A remora is the “suckerfish” you often see attached to sharks or other large marine animals. The defining characteristic is the way the remora firmly attaches to its host and won’t let go. Alan Bogdan, owner of Remora Concealment and Security Products LLC, was inspired by the remora fish’s legendary grip when naming his innovative new holster line.
The Remora is billed as a “no clip” and “non-slip” holster. In essence, the holster is a typical wrap-around holster design, but with no clips, loops, or other attachment hardware. The secret to the holster is the “sticky” rubber exterior that creates incredible friction with most any surface, including skin or clothing. The Remora functions as an inside-the-waistband holster simply by inserting the holster between your body and your pants and letting friction hold the rig in place.
The benefits of this “no clip” system are pretty obvious. First, the holster can be put anywhere along the waistband without regard to belt loops and such. It can also be placed in different orientations and adjusted to however most comfortable. Perhaps most importantly, the holster can be easily put on or taken off without the hassle of snaps or clips, or having to remove your belt. The potential down-side, of course, is also obvious. The holster is held only by friction, and vigorous activity or violent movement could dislodge the holster.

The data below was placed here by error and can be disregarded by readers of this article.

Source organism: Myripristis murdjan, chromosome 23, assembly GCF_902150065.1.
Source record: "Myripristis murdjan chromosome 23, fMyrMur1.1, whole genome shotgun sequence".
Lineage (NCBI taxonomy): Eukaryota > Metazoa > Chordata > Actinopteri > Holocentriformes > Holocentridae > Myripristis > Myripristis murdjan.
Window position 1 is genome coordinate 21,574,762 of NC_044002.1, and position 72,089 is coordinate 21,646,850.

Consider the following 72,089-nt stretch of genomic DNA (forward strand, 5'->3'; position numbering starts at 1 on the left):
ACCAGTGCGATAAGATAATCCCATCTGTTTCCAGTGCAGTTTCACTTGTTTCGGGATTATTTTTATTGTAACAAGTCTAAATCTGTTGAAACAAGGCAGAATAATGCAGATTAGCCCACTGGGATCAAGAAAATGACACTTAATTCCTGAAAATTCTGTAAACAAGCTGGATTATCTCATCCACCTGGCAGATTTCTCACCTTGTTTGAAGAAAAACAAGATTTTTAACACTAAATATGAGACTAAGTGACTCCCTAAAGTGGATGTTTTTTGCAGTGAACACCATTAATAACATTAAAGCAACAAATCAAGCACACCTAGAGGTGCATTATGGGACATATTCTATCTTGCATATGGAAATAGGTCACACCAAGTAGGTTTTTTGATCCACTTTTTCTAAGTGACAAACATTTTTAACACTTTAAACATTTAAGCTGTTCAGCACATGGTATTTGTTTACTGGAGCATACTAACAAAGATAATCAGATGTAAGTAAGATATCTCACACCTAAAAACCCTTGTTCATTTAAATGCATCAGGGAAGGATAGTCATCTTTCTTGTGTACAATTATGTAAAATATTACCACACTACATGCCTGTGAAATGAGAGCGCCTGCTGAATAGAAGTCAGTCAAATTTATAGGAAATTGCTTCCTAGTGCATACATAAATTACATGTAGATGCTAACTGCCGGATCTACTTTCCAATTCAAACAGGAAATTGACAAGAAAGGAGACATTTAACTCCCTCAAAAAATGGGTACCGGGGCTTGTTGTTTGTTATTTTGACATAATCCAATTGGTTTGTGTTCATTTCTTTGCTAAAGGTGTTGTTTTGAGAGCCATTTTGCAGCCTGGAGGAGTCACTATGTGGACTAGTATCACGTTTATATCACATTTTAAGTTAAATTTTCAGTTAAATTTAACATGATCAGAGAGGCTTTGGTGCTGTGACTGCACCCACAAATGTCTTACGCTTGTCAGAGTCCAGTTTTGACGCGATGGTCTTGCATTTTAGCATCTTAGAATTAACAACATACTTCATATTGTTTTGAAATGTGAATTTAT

Remora holsters start at only $24.95, which is very reasonable for an American-made product.
In practice, the holster does stay put very well. It certainly holds in place better than similarly priced holsters with a single plastic or spring metal clip. I would personally prefer a solid belt attachment of some sort for everyday carry, but this holster works as advertised. I have used the Remora at times when my pistol had to be taken on and off several times in the course of the day. This ease of donning and doffing is the real strength of this particular design.
The smaller models can also serve as a pocket holster, and the tacky exterior helps retain the holster in the pocket on the draw. For small pocket-sized guns, you actually get two holster options from the same design.
Remora holsters start at only $24.95, which is very reasonable for an American-made product. You can add a variety of options, including a sweat guard or a “tuckable” option. You can even opt for a reinforced holster mouth if you are concerned about one-handed reholstering. At this price point, the Remora may be a great holster to experiment with both inside-the-waistband or pocket carry while searching for your ideal carry method.
Remora Concealment promises quick delivery times and guarantees your satisfaction. In fact, the holsters are backed by a lifetime guarantee. So even your modest investment in a Remora holster is a safe bet. You can purchase Remora holsters to fit most common firearms, and there is a fitment chart on the company’s website: www.remoraholsters.com. Even with all the holsters I own, I have found a use for the Remora—and I suspect you may, too.
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